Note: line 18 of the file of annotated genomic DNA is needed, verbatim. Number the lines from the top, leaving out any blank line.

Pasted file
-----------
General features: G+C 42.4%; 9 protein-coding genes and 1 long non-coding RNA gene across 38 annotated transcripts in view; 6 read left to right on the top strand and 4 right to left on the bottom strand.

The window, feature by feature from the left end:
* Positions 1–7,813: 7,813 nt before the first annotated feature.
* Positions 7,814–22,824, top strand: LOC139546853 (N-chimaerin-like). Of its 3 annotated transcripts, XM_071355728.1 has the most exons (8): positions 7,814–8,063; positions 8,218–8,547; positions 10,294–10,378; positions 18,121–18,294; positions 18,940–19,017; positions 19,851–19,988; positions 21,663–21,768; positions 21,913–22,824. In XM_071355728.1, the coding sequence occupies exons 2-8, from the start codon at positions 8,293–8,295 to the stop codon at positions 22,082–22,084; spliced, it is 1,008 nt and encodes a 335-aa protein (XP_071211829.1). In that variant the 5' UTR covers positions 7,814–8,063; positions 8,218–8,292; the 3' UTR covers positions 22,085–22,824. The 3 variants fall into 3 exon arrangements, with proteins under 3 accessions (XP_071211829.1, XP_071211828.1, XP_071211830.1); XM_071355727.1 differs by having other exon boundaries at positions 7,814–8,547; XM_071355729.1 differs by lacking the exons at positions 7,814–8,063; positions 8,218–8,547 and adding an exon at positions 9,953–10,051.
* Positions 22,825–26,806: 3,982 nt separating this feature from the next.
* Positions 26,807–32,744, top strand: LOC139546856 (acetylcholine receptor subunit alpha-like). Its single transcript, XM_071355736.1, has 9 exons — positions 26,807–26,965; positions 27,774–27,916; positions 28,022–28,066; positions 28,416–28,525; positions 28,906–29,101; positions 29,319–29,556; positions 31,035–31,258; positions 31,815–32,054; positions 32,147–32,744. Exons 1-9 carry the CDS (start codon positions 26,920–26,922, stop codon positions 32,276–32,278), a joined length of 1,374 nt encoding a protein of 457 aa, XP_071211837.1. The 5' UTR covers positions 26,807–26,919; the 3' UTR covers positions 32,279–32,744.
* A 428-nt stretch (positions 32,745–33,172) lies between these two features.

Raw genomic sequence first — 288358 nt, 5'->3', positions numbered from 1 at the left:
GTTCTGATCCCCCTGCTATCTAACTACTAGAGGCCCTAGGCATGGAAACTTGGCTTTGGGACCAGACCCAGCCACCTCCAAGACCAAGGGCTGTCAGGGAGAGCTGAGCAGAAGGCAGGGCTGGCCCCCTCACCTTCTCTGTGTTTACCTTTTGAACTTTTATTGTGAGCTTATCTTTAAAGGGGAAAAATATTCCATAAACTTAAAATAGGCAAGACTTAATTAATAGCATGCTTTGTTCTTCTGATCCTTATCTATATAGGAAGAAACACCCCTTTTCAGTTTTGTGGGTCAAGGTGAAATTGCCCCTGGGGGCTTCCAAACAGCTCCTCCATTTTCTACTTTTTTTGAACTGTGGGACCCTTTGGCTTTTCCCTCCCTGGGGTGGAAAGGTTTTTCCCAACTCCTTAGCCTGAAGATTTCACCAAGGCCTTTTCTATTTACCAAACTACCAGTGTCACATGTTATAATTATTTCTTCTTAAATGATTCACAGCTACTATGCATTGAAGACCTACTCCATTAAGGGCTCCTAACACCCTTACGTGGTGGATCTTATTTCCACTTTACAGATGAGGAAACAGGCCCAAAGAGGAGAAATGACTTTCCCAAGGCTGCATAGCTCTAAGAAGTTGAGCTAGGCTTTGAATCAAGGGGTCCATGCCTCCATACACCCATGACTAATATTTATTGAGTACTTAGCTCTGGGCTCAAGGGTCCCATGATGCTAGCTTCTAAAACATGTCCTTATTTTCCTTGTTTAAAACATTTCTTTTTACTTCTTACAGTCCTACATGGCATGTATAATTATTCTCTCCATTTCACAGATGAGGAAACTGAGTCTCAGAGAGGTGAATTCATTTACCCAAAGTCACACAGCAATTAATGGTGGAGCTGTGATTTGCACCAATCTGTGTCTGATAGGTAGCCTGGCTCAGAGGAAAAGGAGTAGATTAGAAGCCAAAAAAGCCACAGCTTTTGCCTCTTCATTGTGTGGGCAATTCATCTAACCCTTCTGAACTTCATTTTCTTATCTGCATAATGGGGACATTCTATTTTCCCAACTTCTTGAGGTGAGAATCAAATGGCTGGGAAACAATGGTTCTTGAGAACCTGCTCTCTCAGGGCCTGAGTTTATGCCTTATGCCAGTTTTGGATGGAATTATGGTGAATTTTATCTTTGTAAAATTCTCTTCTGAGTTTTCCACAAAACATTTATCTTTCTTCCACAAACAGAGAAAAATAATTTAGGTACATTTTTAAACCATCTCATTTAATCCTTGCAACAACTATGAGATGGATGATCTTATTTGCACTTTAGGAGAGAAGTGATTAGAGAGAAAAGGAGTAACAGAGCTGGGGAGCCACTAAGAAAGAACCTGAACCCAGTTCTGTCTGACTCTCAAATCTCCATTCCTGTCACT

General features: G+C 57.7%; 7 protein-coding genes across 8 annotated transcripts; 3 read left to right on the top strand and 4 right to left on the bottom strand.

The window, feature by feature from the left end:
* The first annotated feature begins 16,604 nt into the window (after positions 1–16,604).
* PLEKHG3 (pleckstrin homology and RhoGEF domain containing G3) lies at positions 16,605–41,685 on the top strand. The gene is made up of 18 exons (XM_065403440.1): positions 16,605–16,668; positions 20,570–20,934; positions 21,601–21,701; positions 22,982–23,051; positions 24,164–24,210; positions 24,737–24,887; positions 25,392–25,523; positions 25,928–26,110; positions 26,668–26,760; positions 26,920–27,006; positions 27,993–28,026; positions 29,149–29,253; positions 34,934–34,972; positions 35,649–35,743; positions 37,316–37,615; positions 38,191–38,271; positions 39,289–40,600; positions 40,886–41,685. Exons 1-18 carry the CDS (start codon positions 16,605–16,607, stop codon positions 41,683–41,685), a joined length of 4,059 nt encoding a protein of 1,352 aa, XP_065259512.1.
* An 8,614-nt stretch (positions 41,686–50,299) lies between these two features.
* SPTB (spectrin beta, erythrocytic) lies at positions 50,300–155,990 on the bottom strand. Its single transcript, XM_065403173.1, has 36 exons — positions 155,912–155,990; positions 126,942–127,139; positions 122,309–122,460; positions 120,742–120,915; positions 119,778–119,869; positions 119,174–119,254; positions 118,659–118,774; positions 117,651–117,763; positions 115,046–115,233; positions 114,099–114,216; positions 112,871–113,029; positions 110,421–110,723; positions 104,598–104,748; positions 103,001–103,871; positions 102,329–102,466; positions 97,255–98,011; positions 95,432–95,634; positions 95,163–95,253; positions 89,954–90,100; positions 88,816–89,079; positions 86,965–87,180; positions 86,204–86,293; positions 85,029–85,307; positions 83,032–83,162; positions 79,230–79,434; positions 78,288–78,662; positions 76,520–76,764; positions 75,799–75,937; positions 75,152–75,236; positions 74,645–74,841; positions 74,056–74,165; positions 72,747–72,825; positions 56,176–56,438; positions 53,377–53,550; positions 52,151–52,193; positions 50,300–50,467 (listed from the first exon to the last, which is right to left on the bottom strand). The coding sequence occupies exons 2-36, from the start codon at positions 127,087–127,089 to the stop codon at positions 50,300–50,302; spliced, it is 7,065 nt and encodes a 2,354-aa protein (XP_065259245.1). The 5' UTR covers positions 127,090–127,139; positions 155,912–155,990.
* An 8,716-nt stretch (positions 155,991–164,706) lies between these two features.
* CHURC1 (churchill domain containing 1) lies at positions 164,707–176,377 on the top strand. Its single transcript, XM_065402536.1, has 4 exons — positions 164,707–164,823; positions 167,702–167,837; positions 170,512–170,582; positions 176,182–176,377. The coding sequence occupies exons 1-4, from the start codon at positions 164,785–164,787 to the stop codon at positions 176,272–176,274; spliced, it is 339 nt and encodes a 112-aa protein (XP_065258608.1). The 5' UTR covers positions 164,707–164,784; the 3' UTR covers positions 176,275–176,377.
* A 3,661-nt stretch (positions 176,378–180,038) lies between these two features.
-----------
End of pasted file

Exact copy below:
* A 3,661-nt stretch (positions 176,378–180,038) lies between these two features.